3. suffering as an indicator: if a society creates more and more people with depression and less and lesser people who are happy with their life, the logic conclusion is, that there is something wrong with this collective and not with the people who suffer. if science will ever be able to design people who could never be depressed anymore, the world could be ruled by a tyrant and nobody would ever complain let alone rebell against him.

so i prefer the term " unnecessary suffering" because i think there are various good reasons to experience suffering.

  1. the suffering of healing. maybe science once will be able to avoid all pain of the healing process of physical illnesses but when it comes to psychological healing, sorrow and grief is a grave part of it that cannot be avoided.
  2. the suffering of truth. to realize the truth about something that once was comfortable belief, causes suffering. letting go of old worldviews, doing hard thinking work to solve problems and gain insights is a form of inevitable harm. and then the insights themselves could cause disorientation, nihilism and despair until they ripen into something useful.
  3. the suffering of personal growth. to grow means to change and to change means to lose the old. even the loss of something that is not personally beneficial anymore could cause harm and discomfort.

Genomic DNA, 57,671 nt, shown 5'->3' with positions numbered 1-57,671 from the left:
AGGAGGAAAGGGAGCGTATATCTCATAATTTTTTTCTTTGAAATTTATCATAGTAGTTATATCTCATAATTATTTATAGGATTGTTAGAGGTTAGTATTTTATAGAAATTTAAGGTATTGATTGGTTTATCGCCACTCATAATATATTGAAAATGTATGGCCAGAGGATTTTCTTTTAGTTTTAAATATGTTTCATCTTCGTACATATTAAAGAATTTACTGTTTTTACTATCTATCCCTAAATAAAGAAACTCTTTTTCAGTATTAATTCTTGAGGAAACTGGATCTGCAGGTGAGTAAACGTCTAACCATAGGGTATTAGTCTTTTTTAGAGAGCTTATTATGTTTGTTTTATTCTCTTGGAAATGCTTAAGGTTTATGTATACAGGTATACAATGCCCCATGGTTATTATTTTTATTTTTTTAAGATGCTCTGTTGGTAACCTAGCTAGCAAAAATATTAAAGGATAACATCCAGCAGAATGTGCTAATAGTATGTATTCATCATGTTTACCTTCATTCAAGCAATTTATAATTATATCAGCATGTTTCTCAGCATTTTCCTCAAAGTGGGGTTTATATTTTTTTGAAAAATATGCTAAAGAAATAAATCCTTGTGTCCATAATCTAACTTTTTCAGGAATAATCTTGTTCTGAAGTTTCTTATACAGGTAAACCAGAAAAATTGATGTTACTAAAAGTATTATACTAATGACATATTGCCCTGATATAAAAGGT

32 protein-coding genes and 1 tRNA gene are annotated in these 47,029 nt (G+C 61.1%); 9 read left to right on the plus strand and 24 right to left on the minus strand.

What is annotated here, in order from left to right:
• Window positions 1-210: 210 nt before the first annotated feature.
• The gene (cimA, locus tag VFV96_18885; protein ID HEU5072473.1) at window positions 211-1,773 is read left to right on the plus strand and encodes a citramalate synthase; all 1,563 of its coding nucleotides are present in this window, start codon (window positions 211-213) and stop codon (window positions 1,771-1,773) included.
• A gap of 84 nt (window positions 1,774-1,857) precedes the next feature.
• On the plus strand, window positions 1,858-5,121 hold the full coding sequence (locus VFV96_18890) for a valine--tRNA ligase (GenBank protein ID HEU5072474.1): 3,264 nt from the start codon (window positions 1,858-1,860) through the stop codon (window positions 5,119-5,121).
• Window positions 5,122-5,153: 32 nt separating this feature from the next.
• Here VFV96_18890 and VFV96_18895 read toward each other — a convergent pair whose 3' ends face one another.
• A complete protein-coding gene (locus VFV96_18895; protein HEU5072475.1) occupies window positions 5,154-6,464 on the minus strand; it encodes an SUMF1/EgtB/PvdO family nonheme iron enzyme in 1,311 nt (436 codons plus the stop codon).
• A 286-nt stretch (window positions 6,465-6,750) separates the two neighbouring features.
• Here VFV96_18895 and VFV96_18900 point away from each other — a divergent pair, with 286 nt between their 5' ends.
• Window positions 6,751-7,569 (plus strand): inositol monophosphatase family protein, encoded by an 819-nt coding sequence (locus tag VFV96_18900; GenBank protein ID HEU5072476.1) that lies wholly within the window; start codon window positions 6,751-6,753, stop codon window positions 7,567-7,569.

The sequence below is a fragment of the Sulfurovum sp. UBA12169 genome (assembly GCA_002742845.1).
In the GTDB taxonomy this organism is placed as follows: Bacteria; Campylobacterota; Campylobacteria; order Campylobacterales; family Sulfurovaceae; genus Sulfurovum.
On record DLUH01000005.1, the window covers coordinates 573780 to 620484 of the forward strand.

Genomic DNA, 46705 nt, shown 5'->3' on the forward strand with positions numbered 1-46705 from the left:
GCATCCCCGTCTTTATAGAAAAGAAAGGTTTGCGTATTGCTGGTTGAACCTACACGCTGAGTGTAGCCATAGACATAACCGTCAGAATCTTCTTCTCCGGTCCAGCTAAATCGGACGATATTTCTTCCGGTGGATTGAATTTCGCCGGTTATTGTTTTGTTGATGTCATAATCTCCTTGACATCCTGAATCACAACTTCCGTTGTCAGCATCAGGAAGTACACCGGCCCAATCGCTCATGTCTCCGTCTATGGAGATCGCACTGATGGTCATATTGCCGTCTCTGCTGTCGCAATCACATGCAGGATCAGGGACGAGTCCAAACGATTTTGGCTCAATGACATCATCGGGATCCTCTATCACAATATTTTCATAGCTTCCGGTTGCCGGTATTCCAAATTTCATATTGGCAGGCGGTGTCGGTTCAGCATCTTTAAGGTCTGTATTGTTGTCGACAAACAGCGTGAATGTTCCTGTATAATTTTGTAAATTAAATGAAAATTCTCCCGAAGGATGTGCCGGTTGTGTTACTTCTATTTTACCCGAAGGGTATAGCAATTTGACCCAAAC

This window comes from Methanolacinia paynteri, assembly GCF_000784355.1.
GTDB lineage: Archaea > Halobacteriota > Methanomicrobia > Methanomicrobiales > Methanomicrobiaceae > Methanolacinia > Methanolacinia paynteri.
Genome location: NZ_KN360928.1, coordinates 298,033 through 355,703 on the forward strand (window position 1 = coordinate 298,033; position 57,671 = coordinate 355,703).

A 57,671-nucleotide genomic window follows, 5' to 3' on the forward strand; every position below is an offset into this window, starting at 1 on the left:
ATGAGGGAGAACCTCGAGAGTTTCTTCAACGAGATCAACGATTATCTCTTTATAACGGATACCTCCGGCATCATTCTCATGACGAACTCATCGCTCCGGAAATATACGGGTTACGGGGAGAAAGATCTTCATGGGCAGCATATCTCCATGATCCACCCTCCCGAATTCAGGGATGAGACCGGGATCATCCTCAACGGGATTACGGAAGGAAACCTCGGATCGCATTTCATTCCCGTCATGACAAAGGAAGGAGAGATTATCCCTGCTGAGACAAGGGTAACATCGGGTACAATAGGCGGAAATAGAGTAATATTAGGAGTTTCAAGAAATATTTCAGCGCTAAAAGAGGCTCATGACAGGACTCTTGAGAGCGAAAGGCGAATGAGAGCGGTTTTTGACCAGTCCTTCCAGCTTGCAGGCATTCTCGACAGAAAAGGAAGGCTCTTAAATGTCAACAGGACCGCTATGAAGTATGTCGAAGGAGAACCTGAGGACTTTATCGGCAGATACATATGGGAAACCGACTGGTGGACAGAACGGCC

4. suffering as an indicator that something went wrong. could it be considered as progress, if future generations develop a drug for animals in factory farming so that they feel bliss while being ripped apart alive? …so that we can eat sausage products and meat constantly without having a bad conscious? and if in addition to that medical science manage to cure all diseases caused by the consumption of animal products, humanity would never have a good reason to abolish factory faming and the use of animals as objects. i admit, that this was a rhetorical question. i think something like the opposite would be much more beneficial: if future generations would manage to translate all thoughts, feelings and expressions of animals into human language and let humans experience the suffering they cause in animals, it would give humanity the necessary kick in the ass to change their ignorant lifestyle fundamentally.

a kind of conclusion: there is a danger in the effort, to eliminate suffering, but it depends on the method. humanity should end all unnecessary suffering but not with the method of a “switch” ( no matter if the “pain-off-switch” comes with genetic engineering or a drug or whatever…) within the individuals that experience the pain, but with the change of the circumstances that causes it and this is the responsibility of all humans. but this transformation from our zombie-violent- pain and horror -causing humanity into a posthuman society with much more understanding, compassion and empathy for all would inevitably be a painful process but the most beneficial i can imagine.